5 Possible Reasons for Concrete Cracks

man smoothing out concrete with a machine

Concrete fails for several reasons, but one thing remains certain: You should always do something about it before it’s too late. If you see cracks in your concrete that are too big or too many to ignore, call your trusted provider of concrete repair in Utah right away.   But before you do, you should know why your concrete is failing and what are the possible ways to fix it.

1. Plastic Shrinkage Cracks

Early cracks in concrete usually stem from plastic shrinkage. When concrete is poured, it stays in a plastic state for a certain period. In the plastic state, concrete is still hard and full of water. When the water-filled concrete hardens during the curing stage, the concrete shrinks and causes stress on the slab. Consequently, the concrete will pull apart and crack to releases tension.

A good way to avoid plastic shrinkage cracks is to use just the right amount of water when mixing concrete. Otherwise, the excess water will cause the concrete to shrink even more upon hardening.

2. Heaving

Cracks can also be caused by the movement of the ground due to freeze and thaw cycles. When the ground is frozen, it can cause the concrete slab to lift slightly. When the ice thaws, the concrete will settle back into its original plane. Slabs that are placed on areas where it cannot move with the soil often experience heaving cracks. Large tree roots can also crack the concrete over time.

3. Expansion Cracks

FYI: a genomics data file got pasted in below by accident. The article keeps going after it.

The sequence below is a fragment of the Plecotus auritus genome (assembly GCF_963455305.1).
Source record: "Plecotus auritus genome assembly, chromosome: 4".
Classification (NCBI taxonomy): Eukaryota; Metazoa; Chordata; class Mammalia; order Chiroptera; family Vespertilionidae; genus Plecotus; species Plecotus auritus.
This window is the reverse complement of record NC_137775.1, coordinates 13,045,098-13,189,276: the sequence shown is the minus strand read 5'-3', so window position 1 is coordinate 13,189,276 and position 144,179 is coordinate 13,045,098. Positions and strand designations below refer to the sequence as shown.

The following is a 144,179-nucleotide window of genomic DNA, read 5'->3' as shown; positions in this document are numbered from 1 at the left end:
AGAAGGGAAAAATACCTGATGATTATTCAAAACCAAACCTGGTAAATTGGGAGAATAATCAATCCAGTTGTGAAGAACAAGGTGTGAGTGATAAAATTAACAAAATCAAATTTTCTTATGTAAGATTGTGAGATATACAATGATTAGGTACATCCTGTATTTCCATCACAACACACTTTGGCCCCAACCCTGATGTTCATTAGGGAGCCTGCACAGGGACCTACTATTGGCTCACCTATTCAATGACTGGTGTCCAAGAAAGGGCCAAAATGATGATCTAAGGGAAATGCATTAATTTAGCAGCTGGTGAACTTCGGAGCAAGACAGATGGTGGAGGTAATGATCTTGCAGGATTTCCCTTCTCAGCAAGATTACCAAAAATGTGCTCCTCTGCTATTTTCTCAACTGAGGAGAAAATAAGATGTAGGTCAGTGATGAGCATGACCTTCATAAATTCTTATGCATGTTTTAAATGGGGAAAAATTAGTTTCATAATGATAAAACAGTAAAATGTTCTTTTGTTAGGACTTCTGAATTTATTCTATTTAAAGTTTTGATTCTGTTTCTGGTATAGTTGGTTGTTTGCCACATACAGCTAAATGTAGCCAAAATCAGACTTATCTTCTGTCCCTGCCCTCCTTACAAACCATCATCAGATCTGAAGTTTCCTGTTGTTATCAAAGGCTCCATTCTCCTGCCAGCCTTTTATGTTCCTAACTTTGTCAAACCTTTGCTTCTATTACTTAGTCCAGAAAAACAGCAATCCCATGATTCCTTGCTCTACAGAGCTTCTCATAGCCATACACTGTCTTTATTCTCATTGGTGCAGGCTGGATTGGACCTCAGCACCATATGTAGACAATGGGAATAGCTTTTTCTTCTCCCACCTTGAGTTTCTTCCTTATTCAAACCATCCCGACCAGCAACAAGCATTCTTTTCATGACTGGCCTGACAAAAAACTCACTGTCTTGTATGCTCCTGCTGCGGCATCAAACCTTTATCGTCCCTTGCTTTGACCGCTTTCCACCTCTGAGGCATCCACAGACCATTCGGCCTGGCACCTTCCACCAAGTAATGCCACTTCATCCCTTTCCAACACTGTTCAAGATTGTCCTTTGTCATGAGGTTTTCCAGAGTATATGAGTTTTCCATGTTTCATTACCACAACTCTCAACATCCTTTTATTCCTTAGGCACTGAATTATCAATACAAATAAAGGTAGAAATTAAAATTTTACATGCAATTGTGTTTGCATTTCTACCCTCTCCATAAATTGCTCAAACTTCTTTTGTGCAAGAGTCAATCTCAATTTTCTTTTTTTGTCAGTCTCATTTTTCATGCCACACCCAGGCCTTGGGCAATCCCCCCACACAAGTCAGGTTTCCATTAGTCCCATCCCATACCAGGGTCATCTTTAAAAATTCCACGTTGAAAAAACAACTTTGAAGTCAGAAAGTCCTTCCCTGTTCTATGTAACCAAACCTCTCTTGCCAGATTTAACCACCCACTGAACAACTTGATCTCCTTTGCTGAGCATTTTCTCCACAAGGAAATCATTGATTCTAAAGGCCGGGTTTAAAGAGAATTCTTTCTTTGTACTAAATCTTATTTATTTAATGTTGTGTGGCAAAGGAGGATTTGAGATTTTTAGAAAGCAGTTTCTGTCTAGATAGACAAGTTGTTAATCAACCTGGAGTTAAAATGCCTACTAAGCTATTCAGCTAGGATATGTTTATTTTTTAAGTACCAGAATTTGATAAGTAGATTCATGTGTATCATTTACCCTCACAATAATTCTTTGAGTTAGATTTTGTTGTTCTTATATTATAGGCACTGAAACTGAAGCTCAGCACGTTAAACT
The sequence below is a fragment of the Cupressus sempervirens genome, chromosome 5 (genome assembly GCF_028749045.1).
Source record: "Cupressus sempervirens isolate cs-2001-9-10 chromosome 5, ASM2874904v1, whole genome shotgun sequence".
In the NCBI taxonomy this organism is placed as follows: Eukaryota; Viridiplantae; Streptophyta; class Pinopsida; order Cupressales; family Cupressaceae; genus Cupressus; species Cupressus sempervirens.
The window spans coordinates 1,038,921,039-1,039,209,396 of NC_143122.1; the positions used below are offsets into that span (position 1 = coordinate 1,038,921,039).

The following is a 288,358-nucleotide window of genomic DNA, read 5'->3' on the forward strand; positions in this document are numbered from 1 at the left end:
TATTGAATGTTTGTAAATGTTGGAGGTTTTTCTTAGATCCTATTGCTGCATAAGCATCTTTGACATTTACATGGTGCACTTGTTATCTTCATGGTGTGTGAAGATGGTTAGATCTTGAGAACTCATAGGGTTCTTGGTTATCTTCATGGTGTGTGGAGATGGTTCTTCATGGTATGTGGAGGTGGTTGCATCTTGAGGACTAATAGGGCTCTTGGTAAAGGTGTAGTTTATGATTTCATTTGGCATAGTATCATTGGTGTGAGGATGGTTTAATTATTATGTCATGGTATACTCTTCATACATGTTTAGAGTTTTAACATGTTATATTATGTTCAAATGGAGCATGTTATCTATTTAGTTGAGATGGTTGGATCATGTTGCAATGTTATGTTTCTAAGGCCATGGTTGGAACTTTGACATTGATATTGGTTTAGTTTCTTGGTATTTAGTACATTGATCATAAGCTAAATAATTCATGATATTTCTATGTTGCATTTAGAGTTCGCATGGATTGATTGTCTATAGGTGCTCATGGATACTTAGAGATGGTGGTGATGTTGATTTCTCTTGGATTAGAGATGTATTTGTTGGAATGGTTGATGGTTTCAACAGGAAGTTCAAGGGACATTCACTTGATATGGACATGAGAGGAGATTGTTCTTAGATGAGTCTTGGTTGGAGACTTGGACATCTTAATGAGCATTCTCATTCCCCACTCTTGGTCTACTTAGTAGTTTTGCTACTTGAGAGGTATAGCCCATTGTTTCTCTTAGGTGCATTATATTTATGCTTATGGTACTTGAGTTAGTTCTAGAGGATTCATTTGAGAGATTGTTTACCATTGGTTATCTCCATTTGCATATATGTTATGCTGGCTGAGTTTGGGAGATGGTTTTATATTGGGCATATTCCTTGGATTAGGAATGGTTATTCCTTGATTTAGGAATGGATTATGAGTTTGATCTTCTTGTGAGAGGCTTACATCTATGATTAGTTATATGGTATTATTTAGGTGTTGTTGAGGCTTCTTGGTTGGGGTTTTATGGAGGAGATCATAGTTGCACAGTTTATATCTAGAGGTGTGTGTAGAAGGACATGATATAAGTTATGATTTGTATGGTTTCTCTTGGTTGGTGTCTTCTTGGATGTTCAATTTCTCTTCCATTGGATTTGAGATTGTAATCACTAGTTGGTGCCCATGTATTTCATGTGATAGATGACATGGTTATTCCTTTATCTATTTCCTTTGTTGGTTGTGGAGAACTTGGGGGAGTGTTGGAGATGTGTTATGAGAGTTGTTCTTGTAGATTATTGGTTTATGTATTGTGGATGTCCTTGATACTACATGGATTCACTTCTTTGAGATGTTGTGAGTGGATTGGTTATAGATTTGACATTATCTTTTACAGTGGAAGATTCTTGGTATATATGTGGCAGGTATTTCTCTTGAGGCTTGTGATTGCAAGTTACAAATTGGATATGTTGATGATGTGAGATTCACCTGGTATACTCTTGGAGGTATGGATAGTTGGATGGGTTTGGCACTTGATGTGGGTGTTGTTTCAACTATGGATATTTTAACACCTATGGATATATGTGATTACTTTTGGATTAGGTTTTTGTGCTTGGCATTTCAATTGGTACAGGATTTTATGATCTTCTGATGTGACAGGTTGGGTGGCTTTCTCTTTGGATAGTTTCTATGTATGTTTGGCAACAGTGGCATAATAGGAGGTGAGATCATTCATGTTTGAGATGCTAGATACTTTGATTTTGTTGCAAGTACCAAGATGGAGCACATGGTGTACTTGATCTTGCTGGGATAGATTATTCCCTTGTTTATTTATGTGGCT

Concrete tends to expand in scorching weather, which then causes the slab to crack. Expanding concrete can also push against surrounding structures and other concrete slabs. To avoid cracks due to expansion, enough space should be left between slabs to allow expansion. This space is called the expansion joint, also known as an isolation joint. The depth of these spaces is filled with compressible material that will not crack upon expansion.

person smoothing out the cement

4. Overloaded Slabs

Excessive weight or force on top of the slab can also cause it to crack. But in residential areas, cracks due to overloading rarely happen. However, the soft ground underneath the concrete can cause the slab above to crack if a heavyweight is placed on top of it. Hence, it is crucial to avoid excessive groundwater from draining into the soil underneath.

5. Premature Drying

You can recognize cracks that are caused by premature drying because they look like spider webs or shattered glass. These cracks occur when the slab dries too quickly, especially if you are pouring concrete in sweltering weather. Unfortunately, you cannot repair these cracks, but you can avoid them when you’re laying down the concrete. To do this, make sure the concrete has enough water so that it doesn’t dry too quickly. It also helps if you work during the coldest parts of the day.

Cracks in the concrete don’t always mean there’s a problem with the slabs, but you should never ignore them. It’s better to have it checked by professionals immediately than risk making the damage worse.

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